17 January 2023

Looking on the bright side vs. misrepresenting evidence: WPATH review of outcomes of medicalized minors

The health care systems of the U.K., Finland, and Sweden have each conducted systematic, comprehensive reviews of the safety and effectiveness of puberty-blockers and cross-sex hormones on adolescents with gender dysphoria.  Such reviews are the standard procedure when developing health care policy.  All three reviews concluded that there is little evidence of benefit off-setting the known and unknowns risks of medicalized transition of minors.

In updating its Standards of Care (version 8), WPATH published its own review of effectiveness (Baker et al., 2021).  Unlike Europe, however, that review did not include safety in the scope of the review and came to this very positive (if qualified) conclusion about effectiveness:

If one wanted simply to advocate for medicalized transition, one would just quote the highlighted portion of the abstract and call it a day.  A good researcher, however, would continue to the actual data tables to search for the source of the contradiction.

That source wasn't hard to find.  The article showed the outcomes across three tables, one each for transition results on quality of life (QOL), on depression, and on anxiety:


Table 2. 

Effects of Gender-Affirming Hormone Therapy on Quality of Life Among Transgender People





Table 3. 

Effects of Gender-Affirming Hormone Therapy on Depression Among Transgender People











Table 4. 

Effects of Gender-Affirming Hormone Therapy on Anxiety Among Transgender People



In short, the research included eight analyses of effectiveness on children: four showing improvement, and four showing failure to improve.  Yet, instead of describing these results as "mixed" or "inconsistent," the abstract reads "Hormone therapy was associated with increased QOL, decreased depression, and decreased anxiety."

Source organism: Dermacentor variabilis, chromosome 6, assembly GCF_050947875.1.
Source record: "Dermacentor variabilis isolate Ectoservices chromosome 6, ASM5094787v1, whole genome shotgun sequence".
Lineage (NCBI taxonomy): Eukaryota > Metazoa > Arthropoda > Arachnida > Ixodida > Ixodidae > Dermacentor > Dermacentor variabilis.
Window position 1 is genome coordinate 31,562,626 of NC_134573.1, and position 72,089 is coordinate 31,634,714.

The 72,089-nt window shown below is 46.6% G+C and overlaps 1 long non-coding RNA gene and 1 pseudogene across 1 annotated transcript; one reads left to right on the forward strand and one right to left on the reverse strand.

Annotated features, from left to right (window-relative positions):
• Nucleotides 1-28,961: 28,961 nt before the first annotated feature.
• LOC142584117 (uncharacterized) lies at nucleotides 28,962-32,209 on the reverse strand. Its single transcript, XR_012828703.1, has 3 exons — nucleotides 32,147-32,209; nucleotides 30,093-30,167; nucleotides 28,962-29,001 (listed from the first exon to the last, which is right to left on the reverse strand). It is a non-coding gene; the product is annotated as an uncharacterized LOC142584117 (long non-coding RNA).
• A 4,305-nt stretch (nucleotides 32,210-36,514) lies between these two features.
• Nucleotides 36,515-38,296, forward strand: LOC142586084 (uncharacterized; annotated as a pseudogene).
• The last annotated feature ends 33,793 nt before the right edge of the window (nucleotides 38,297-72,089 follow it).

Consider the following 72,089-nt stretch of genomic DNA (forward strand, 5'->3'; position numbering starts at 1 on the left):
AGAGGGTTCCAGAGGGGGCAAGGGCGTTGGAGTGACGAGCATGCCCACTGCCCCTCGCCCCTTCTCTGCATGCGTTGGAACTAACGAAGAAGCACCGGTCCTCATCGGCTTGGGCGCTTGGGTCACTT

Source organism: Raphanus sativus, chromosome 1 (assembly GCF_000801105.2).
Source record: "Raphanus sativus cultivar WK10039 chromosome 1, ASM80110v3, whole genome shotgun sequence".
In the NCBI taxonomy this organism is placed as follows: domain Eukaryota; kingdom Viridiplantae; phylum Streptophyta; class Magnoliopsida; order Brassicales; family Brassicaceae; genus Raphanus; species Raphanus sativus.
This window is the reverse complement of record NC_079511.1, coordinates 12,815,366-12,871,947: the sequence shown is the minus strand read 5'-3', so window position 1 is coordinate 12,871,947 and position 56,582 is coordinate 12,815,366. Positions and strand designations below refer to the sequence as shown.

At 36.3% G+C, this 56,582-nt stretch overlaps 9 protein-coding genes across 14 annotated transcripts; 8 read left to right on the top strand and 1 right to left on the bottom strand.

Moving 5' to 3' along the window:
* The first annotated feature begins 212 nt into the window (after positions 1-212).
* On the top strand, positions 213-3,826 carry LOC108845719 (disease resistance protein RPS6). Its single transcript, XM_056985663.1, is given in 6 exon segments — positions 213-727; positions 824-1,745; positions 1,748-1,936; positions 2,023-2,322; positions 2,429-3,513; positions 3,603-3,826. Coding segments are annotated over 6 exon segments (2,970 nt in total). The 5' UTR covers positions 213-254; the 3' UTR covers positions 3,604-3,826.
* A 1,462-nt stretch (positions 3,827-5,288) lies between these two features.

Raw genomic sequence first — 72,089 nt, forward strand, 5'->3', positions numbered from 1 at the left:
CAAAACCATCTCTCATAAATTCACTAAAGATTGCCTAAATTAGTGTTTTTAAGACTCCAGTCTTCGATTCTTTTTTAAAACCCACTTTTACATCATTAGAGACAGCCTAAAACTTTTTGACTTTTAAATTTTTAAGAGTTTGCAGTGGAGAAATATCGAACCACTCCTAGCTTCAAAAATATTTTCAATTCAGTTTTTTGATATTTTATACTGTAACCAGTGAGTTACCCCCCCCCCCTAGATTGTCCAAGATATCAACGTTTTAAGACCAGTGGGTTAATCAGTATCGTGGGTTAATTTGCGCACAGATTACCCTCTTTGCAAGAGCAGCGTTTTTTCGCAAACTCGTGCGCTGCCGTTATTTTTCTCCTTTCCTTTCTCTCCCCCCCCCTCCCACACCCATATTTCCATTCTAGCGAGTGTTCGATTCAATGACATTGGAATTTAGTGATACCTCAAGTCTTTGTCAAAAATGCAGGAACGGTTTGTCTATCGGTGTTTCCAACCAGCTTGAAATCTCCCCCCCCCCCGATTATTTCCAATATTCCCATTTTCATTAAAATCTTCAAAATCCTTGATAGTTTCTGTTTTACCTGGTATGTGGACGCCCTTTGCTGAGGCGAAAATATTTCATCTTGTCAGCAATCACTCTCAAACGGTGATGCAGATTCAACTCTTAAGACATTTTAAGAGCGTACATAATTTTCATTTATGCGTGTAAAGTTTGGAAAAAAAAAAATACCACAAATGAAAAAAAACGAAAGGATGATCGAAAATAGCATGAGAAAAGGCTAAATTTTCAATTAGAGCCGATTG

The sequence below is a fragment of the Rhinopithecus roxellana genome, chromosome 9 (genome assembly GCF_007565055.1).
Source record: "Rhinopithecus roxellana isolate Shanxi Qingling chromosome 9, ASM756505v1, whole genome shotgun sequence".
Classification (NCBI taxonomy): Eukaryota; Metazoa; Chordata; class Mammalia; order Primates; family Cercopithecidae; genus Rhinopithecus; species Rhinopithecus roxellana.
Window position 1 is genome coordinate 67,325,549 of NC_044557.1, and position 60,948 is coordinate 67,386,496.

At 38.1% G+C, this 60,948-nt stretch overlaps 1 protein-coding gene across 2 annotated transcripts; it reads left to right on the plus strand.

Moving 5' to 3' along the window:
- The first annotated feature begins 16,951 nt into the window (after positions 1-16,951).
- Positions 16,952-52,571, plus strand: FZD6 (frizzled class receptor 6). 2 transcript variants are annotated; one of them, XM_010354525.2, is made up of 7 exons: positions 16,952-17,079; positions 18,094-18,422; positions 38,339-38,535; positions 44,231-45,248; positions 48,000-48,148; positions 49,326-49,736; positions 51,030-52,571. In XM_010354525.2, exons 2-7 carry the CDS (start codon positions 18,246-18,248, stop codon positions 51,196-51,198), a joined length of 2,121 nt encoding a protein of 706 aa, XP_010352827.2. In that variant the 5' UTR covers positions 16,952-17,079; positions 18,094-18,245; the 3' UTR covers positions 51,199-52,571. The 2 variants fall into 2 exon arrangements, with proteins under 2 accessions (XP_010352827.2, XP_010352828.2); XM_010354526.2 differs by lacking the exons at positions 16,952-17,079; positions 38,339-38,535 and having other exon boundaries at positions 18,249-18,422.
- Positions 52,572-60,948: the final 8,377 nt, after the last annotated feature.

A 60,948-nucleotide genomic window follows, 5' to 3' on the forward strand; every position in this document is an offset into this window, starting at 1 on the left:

To the authors' credit, the article did include another important result, one which I have yet to hear applied in discussions of the issue: "It was impossible to draw conclusions about the effects of hormone therapy on death by suicide" (Baker et al., 2021, p. 12).


References

Achille, C., Taggart, T., Eaton, N. R., Osipoff, J., Tafuri, K., Lane, A., & Wilson, T. A. (2020). Longitudinal impact of gender-affirming endocrine intervention on the mental health and well-being of transgender youths: Preliminary results. International Journal of Pediatric Endocrinology, 8.

Baker, K. E., Wilson, L. M., Sharma, R., Dukhanin, V., McArthur, K., & Robinson, K. A. (2021). Hormone therapy, mental health, and quality of life among transgender people.  Journal of the Endocrine Society, 5. https://doi.org/10.1210/jendso/bvab011  

de Vries, A. L. C., Steensma, T. D., Doreleijers, T. A. H., & Cohen-Kettenis, P. T. (2011). Puberty suppression in adolescents with gender identity disorder: A prospective follow-up study. Journal of Sexual Medicine, 8, 2276–2283.

de Vries, A. L., McGuire, J. K., Steensma, T. D., Wagenaar, E. C., Doreleijers, T. A., & Cohen-Kettenis, P. T. (2014). Young adult psychological outcome after puberty suppression and gender reassignment. Pediatrics, 134, 696-704.

López de Lara, D., Pérez Rodríguez, O., Cuellar Flores, I., Pedreira Masa, J. L., Campos-Muñoz, L., Cuesta Hernández, M., & Ramos Amador, J. T. (2020). Psychosocial assessment in transgender adolescents. Anales de Pediatría, 93, 41–48.

WPATH (2022). Standards of Care, version 8. https://www.wpath.org/soc8



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